From labelling homosexuality a ‘mental disorder’ to challenging stereotypes – new book reveals psychology has done a 180 when it comes to LGBTIQ representation
Psychologists in the mid-20th century believed that sexuality could be ‘corrected’ through therapy.
They held the view that homosexuality constitutes as a ‘mental disorder’ and sex determines gender.
While there are notable exceptions, early psychologists played a role in constructing and enforcing negative stereotypes about LGBTIQ (lesbian, gay, bisexual, transgender, intersex and queer) people in society – some of which continue to this day.
Fast-forward to 2020 and the psychology landscape is much different.
Researchers of all sexualities and genders are identifying as ‘LGBTIQ psychologists’ and are working hard to eradicate the damage caused by their predecessors working in the field.
They are challenging the idea that there is a singular LGBTIQ narrative and advocating for representations that recognise and celebrate diversity, and ensure LGBTIQ people have equitable access to wellbeing.
But how has this dramatic change in thinking come about? And what other steps need to be taken to ensure a truly inclusive representation of LGBTIQ people in psychology?
Professor Elizabeth Peel, of the School of Social Sciences and Humanities, believes the second edition of ‘Lesbian, Gay, Bisexual, Trans, Intersex and Queer Psychology: An Introduction’ provides some answers.
There has been a dramatic change in the representation of LGBTIQ people in psychology - but why? Image courtesy of Getty Images.
The award-winning textbook, which she co-authored with Dr Sonja Ellis, of The University of Waikato, and Professor Damien Riggs, of Flinders University of South Australia, examines key topical areas, from history and context, identities and fluidity, families and relationships, to health and wellbeing.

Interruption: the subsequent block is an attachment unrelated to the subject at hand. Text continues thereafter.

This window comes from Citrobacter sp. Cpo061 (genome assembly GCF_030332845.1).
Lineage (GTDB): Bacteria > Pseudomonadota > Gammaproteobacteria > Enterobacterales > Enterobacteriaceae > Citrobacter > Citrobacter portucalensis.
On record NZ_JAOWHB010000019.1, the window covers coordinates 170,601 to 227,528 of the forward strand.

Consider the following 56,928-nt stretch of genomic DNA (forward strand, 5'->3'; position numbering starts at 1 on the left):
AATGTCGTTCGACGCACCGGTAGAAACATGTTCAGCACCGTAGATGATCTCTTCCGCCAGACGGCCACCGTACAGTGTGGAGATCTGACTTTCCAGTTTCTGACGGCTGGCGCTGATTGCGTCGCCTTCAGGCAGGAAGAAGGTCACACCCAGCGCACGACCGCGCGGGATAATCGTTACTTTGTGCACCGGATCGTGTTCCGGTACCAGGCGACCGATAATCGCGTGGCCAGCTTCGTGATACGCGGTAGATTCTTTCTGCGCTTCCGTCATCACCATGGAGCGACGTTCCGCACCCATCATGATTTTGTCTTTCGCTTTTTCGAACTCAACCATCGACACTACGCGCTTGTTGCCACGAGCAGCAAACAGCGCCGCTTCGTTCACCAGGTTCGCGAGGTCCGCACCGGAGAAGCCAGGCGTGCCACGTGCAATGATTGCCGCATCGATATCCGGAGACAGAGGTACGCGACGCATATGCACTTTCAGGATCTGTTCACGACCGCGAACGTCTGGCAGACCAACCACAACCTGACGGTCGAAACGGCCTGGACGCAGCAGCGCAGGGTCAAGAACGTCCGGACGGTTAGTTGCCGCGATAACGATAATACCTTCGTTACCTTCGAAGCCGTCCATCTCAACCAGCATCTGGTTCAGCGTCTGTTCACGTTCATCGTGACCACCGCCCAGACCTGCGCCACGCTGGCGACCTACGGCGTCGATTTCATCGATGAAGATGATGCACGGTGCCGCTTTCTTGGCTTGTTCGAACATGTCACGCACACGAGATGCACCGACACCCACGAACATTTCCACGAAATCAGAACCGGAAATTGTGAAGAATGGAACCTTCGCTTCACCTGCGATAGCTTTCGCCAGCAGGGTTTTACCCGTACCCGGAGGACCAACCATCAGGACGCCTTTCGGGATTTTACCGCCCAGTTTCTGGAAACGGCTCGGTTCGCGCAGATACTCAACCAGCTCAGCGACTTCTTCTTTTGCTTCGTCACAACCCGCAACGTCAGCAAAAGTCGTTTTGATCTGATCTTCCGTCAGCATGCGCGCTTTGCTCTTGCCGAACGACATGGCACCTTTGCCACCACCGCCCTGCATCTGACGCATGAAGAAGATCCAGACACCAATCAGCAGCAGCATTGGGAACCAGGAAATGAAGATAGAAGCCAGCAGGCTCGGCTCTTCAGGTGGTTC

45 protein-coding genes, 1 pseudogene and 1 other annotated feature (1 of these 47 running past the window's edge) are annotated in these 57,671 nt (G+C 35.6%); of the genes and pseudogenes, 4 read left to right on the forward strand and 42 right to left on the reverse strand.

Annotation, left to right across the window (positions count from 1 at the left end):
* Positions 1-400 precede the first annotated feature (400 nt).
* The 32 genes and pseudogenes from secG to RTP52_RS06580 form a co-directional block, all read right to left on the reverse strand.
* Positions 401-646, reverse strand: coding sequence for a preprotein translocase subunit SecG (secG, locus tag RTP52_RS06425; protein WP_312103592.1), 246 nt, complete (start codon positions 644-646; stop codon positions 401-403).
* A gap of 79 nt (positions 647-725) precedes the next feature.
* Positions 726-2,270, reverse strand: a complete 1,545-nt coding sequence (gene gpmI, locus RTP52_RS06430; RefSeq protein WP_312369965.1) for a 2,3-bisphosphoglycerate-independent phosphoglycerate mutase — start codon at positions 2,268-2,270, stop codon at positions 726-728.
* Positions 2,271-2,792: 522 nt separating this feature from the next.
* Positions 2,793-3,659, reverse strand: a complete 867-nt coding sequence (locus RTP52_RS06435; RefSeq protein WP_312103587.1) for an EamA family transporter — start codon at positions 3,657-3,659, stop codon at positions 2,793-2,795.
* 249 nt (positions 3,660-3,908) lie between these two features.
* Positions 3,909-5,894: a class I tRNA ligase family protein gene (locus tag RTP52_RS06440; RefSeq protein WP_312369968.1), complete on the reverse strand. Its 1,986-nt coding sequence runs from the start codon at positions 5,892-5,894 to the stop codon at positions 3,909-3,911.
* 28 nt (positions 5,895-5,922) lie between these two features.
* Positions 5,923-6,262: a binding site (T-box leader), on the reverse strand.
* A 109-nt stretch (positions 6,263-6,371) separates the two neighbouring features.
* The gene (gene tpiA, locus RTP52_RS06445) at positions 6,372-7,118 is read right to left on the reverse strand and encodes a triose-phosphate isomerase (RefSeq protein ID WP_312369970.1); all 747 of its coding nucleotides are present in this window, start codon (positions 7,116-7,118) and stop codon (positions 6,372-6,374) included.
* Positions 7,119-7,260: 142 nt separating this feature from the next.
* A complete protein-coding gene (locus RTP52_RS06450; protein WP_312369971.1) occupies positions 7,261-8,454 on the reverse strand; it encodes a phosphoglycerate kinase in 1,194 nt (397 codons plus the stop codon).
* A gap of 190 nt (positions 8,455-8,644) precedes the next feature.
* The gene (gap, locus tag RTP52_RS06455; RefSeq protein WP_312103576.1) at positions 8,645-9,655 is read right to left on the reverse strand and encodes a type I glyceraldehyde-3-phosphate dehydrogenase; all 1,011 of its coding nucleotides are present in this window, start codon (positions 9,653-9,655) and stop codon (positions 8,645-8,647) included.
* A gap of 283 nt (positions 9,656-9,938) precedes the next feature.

The second edition has been extensively revised to address substantial developments and emerging areas, such as people born with intersex variations, transgender and non-binary genders, intersectionality, and gender-diverse children.
Of the latest textbook, Professor Peel said: “It is certainly the case that the discipline has changed immeasurably with respect to so-called sexuality and gender minorities over the last 50 years. But progressive change cannot be taken-for-granted.
“I’m delighted that the 2020 edition of our accessible textbook has already sold over 230 copies despite the sub-field not yet being a required part of the Psychology undergraduate curriculum.
“LGBT History Month is a time to reflect on the present and the future, as well as the past.
“In the current climate, concerted effort to analyse and address heterosexism and cisgenderism (and all the other isms!) remains important in many disciplines. This book makes a small contribution to that effort.”
For more information on the second edition of Lesbian, Gay, Bisexual, Trans, Intersex and Queer Psychology: An Introduction, click here.
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